My (Perhaps Completely Ridiculous) Joy Over Finding Crazy-Low Priced Kose Eye Masks at My Local Grocery Store (From My Most Favorite Sheet Mask Brand, No Less!)

I was at my local grocery store, a newish Kanehide (these are the green grocery stores with the two-bird logo, if you are just arriving to Japan) to pick up a couple things when what did my eyes see but BULK packs of Kose eye masks. Like, 32 serves (64 masks) per packet bulk. For less than 800 yen ($7 USD give or take). OMG. I tried to resist, I really did. But my cheapness had always bested my vanity over eye crinkles in the past on eye masks (why TF are they so damn expensive? They’re tiny!). Today was going to be different.

kose eye mask
OMG, why am I so excited?!

*please note there are affiliate links in this post*

My love for Kose sheet masks runs deep. I first tried them from a local pharmacy when I spotted the Cosme rating on the package (they’ve been ranked #1 in Japan for ten years according to the company), and the rating, price, and promise of hyaluronic acid goodness was too much to resist. They really are terrific, particularly for the price.

kose eye mask
Look at that glossy package … how could I leave it behind?!

So the Kose eye masks. It’s a bulk packet once you open the box, with a resealable sticker on top similar to makeup removing wipe packages. Inside, the set of eye masks come kind of folded together in sets of two. I’ll admit I was a bit of a butterfinger trying to get them peeled apart. They are a “skin” color (as much as bandaids are skin colored) and are very thin and pretty undetectable on the face.

kose eye mask
The resealable packet

The Fit

The fit for my particular eye shape was really excellent. The Kose eye mask fit right up alongside the bottom of my eyes with no gaps, and extended fully into my eye bag region as well as the crows feet part of the face.

The masks dried remarkably fast. I’ve never had a sheet mask dry anywhere close to that quick; I’d guesstimate about ten minutes and I took them off.

Results

The masks have retinol and other skin-friendly ingredients that take time to see long-term benefits. I can’t attest to the long term as I have used these for a whopping one day, but I will say that the short term, temporary effect is terrific. My fine lines right under the eye that have been in residence since I was 14 were almost completely softened.

If nothing else, these would be great before an event or other big thing. I’m hoping that long term, these will reap a longer-lasting result. I’ll report back later on whether my hopes and dreams have come true (or have been brutally crushed).

Active Ingredients

The Kose website states these contain a retinol derivative (stabilizer) — my assumption, particularly with their intended use next to the eye, is that it’s a retinoid (vs retinol), which would reduce the negative side effects that can come with retinol use (peeling, dryness, redness, etc.). I apologize, but my Japanese is nowhere near the level needed to be able to decipher further. If I find more, I will be sure to update.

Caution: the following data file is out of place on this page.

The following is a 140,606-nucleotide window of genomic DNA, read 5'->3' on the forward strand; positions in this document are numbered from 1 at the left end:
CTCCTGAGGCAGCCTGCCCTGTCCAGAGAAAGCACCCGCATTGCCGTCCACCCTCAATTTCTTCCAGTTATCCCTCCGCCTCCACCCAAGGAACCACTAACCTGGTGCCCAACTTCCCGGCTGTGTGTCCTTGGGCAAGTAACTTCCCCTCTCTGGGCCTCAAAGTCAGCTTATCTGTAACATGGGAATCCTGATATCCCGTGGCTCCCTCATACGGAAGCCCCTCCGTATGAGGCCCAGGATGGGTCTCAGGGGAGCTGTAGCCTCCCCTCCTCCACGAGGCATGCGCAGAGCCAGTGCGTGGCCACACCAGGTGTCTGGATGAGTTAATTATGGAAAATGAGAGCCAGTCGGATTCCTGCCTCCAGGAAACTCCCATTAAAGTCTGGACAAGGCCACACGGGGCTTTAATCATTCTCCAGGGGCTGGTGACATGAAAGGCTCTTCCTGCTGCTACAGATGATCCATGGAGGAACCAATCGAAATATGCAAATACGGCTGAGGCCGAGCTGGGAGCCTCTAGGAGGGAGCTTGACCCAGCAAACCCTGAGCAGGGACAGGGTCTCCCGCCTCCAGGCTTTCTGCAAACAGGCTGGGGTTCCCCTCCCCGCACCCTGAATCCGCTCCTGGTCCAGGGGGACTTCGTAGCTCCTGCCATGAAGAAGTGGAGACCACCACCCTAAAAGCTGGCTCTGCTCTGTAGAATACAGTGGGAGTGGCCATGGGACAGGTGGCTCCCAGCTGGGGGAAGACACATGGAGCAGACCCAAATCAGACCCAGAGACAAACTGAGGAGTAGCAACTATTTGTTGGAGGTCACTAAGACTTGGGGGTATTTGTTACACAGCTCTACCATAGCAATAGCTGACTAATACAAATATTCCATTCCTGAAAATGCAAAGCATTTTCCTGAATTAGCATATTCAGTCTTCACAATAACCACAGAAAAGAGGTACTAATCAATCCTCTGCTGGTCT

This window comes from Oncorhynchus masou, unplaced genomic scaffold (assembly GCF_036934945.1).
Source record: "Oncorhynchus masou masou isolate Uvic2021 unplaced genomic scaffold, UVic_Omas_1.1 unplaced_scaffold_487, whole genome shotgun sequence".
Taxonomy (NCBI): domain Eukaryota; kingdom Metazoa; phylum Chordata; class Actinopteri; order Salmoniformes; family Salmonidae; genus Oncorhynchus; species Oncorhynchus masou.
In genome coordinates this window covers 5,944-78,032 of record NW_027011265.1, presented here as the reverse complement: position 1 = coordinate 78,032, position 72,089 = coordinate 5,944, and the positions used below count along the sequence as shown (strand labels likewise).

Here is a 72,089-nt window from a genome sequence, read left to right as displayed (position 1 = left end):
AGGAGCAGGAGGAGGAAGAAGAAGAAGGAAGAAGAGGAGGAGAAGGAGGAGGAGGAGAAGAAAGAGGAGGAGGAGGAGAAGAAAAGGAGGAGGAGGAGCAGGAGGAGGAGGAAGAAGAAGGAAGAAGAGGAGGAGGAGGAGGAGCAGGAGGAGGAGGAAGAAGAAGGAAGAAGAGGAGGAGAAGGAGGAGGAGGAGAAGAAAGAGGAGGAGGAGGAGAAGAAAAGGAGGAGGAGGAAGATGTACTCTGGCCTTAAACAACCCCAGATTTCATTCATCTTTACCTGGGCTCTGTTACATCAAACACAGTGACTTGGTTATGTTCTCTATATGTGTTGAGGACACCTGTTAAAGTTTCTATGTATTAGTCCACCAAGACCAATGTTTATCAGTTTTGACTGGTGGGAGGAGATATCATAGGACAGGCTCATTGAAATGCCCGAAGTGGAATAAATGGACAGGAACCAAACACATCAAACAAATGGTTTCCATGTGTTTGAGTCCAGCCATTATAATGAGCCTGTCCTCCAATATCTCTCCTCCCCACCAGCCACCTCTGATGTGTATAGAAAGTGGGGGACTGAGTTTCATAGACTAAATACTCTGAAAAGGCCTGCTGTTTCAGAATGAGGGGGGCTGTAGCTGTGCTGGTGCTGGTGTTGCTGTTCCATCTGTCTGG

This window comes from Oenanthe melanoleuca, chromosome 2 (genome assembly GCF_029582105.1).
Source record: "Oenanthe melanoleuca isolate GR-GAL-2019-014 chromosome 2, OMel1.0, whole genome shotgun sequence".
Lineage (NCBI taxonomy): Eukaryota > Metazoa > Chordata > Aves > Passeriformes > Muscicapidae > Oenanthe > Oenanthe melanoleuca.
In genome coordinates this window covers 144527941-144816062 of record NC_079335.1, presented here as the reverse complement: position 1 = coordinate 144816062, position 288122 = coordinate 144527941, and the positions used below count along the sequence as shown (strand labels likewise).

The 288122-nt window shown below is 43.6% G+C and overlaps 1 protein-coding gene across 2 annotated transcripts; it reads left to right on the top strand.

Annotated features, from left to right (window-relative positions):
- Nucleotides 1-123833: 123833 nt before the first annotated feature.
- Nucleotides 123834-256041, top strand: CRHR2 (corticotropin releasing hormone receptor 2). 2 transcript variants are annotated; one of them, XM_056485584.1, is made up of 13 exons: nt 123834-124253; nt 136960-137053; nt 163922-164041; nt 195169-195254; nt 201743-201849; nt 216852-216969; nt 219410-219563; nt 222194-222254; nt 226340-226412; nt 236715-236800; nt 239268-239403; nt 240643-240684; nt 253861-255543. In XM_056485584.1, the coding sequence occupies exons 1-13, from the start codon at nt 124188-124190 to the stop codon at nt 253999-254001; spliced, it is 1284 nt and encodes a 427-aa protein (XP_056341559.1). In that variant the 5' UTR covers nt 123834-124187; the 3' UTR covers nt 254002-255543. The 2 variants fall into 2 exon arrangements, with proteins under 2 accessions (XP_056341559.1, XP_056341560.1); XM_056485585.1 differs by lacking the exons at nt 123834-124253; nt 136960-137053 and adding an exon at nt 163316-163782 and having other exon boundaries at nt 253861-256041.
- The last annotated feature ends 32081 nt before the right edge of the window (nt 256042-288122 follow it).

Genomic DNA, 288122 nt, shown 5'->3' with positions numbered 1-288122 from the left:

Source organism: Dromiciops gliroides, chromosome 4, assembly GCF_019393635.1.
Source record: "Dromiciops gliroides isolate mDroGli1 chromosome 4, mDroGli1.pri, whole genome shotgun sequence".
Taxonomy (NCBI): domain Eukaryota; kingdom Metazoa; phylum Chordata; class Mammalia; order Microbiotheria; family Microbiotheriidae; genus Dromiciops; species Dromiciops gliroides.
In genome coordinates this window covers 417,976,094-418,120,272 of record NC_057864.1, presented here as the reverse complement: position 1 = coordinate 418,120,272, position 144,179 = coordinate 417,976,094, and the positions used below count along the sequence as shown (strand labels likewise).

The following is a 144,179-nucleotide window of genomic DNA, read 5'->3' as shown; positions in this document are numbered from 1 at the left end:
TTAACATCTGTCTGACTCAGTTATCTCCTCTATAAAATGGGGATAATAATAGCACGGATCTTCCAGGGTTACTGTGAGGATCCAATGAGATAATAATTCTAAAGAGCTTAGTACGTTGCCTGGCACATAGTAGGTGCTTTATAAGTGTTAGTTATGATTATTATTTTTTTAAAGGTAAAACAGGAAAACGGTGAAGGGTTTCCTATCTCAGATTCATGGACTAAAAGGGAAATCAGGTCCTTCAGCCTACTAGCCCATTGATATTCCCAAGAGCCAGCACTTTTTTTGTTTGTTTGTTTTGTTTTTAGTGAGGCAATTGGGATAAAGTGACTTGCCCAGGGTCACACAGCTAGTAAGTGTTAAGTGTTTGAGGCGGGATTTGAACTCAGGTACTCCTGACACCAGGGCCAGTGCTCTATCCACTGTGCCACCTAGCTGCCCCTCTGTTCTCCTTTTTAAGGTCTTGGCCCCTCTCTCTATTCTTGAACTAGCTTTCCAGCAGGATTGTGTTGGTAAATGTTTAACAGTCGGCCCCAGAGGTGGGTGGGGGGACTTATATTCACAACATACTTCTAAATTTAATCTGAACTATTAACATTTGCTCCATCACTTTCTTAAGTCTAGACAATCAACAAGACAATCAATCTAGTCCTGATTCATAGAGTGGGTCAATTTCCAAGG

The Kose eye masks also utilize CoQ10, collagen (five times the amount! Five times what, I have no idea), elastine, hyaluronic acid, NMF and glycerine.

Final Thoughts on Kose Eye Masks

Would I recommend? Hell yeah I would. You can’t beat the price of these Kose eye masks, and the short term effect alone is worth more than the sell price. If they deliver long term effects (with the ingredient deck, they should), they are a must-buy. So … we will see, but for now, I have zero regrets on this purchase.

 

 

Cure Gel: Cult Classic or Overrated Crap?

Ah, Cure Gel. I don’t mean the band (though my wedding song was by them, so I’m a bit of a fan). Cure, or more accurately Natural Aqua Gel Cure, purportedly is sold every twelve seconds, in Japan alone. It’s reached major cult classic status. And for good reason.

What Cure gel does: throughly exfoliate your skin, getting rid of any rough, dry or scaly bits. What it doesn’t do: aggravate your skin. There are no physical scrubby bits in this.

How to use it? After cleansing (double cleaning, ahem), thoroughly dry your face and hands. Put 2-3 pumps worth in your hands and apply to your face. Let it sit about 10 seconds, then gently start rubbing your face with a circular motion. You will feel the product start to ball up (this is both the product AND your dry and nasty skin). After about a minute, or when you feel you have exfoliated to your little heart’s content, rinse your face throughly with water. And that’s it. Voila. Your face should feel smooth as a baby’s ass.

Follow the Cure gel with whatever skincare ritual you have. And like all exfoliators, be kind to your skin. Don’t use more than 2-3 times a week at most. With exfoliation, more is not more.

Are you dying to try it? If you’re in Japan, pretty much any major department store (Aeon, San-A, etc) will have it, as will most larger drug stores. Regular price is about 3000 yen for a large bottle that will last you eons (I’ve literally had mine two years and have yet to reach the halfway point).

Outside of Japan, you can try Amazon.com or Amazon.jp. There are copycats out there as well: Peter Thomas Roth makes a version, as does Korean brand Skin Inc.. My advice? Go for the original. The copycats cost more per ounce, and don’t do any better job than the OG Cure gel.